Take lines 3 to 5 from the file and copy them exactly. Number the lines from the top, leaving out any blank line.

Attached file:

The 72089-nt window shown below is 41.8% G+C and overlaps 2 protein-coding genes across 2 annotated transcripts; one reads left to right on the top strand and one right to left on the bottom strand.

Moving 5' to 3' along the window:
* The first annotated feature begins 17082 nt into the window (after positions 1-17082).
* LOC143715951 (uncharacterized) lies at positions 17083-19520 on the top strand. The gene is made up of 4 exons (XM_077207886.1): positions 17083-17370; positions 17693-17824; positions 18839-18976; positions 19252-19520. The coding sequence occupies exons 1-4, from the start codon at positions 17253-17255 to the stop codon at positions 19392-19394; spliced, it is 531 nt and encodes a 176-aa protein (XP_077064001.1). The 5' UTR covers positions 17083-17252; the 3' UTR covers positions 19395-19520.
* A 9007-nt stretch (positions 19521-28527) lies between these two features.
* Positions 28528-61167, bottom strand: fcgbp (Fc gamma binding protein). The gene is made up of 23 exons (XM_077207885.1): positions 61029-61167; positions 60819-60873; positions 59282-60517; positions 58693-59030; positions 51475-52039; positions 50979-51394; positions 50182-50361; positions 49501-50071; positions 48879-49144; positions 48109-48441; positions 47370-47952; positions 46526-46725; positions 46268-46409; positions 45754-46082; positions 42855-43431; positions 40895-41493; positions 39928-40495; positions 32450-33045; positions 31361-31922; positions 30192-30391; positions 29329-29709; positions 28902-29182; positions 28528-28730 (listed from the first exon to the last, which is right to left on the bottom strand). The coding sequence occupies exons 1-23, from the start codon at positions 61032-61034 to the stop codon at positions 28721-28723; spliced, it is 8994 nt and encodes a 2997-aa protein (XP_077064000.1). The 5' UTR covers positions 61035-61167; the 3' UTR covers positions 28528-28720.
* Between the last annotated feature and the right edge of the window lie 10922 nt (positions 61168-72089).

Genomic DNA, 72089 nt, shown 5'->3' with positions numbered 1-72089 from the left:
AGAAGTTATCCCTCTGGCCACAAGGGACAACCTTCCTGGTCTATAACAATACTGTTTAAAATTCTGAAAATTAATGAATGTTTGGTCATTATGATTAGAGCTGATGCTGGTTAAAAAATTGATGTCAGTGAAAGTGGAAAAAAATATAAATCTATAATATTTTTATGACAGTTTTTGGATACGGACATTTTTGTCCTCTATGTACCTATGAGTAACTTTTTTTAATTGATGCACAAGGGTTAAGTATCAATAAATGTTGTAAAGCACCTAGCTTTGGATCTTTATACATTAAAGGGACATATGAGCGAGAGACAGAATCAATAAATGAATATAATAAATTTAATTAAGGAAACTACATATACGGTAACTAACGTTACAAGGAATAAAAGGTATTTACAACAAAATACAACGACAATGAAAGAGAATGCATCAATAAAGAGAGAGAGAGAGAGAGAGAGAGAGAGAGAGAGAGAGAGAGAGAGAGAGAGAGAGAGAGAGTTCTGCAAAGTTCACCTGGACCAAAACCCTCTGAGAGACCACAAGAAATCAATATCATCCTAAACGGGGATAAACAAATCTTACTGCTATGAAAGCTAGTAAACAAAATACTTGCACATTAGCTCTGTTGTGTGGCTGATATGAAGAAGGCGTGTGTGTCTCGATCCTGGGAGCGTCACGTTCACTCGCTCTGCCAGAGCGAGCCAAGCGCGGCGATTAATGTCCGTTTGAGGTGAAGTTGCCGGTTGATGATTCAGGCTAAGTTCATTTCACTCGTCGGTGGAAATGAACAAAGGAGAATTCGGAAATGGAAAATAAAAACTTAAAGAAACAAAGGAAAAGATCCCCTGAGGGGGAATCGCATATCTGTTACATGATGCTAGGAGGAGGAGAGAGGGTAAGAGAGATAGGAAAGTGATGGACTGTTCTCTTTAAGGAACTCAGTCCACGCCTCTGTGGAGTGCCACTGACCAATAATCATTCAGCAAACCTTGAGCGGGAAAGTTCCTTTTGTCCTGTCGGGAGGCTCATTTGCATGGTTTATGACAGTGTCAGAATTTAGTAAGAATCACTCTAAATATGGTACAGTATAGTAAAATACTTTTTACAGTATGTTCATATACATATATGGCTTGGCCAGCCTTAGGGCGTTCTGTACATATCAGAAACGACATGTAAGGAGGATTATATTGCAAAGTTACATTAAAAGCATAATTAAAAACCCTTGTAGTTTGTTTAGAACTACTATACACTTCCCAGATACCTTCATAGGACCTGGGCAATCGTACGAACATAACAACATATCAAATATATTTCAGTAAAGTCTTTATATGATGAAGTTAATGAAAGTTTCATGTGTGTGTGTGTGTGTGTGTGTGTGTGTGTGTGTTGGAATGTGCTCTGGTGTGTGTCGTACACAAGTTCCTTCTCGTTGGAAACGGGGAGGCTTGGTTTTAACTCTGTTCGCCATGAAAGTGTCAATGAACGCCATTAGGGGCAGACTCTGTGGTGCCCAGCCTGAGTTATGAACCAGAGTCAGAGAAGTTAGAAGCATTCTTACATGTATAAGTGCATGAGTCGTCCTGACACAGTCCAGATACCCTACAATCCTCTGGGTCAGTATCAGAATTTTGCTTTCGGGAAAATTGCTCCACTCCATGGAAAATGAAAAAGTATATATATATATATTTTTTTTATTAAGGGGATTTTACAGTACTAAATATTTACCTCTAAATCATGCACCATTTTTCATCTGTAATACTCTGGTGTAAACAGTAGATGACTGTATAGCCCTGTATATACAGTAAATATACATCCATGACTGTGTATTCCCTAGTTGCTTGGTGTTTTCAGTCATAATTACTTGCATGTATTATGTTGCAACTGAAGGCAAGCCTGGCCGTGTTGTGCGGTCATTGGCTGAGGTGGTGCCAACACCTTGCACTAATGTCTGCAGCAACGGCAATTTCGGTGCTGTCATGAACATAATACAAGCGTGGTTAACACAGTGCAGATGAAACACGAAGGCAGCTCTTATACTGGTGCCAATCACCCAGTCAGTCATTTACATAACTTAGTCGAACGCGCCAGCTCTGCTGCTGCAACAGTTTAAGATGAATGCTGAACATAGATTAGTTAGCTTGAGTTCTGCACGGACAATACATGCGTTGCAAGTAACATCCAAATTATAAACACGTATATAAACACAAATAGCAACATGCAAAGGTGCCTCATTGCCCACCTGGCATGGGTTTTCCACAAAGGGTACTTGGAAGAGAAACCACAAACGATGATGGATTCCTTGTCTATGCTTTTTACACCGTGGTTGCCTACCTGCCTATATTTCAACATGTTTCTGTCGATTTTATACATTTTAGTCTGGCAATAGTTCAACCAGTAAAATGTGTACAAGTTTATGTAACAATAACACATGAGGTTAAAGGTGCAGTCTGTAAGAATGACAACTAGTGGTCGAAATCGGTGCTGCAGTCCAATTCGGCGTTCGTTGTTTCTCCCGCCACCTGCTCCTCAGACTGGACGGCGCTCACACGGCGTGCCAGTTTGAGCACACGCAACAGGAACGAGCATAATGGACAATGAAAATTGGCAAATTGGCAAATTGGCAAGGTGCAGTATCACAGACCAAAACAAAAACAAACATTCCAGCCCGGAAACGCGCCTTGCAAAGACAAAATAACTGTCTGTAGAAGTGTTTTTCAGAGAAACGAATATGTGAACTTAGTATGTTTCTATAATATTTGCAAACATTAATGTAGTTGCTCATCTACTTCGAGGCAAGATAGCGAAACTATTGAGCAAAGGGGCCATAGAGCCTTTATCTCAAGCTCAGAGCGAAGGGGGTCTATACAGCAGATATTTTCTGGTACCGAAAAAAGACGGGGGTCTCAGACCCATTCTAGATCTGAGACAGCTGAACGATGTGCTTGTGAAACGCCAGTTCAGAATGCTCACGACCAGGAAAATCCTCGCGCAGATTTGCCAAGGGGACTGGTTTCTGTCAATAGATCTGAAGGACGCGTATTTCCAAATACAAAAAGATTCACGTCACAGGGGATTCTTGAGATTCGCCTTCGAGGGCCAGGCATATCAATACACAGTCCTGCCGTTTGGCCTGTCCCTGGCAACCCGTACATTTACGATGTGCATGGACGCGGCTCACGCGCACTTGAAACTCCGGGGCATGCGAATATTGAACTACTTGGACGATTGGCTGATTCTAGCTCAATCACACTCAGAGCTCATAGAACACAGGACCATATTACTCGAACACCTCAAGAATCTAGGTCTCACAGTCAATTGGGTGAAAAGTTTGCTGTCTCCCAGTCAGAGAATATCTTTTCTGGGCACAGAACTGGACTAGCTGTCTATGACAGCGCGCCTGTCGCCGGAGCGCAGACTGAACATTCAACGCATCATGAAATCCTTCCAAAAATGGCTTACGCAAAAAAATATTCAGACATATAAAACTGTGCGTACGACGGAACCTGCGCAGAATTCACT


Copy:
* The first annotated feature begins 17082 nt into the window (after positions 1-17082).
* LOC143715951 (uncharacterized) lies at positions 17083-19520 on the top strand. The gene is made up of 4 exons (XM_077207886.1): positions 17083-17370; positions 17693-17824; positions 18839-18976; positions 19252-19520. The coding sequence occupies exons 1-4, from the start codon at positions 17253-17255 to the stop codon at positions 19392-19394; spliced, it is 531 nt and encodes a 176-aa protein (XP_077064001.1). The 5' UTR covers positions 17083-17252; the 3' UTR covers positions 19395-19520.
* A 9007-nt stretch (positions 19521-28527) lies between these two features.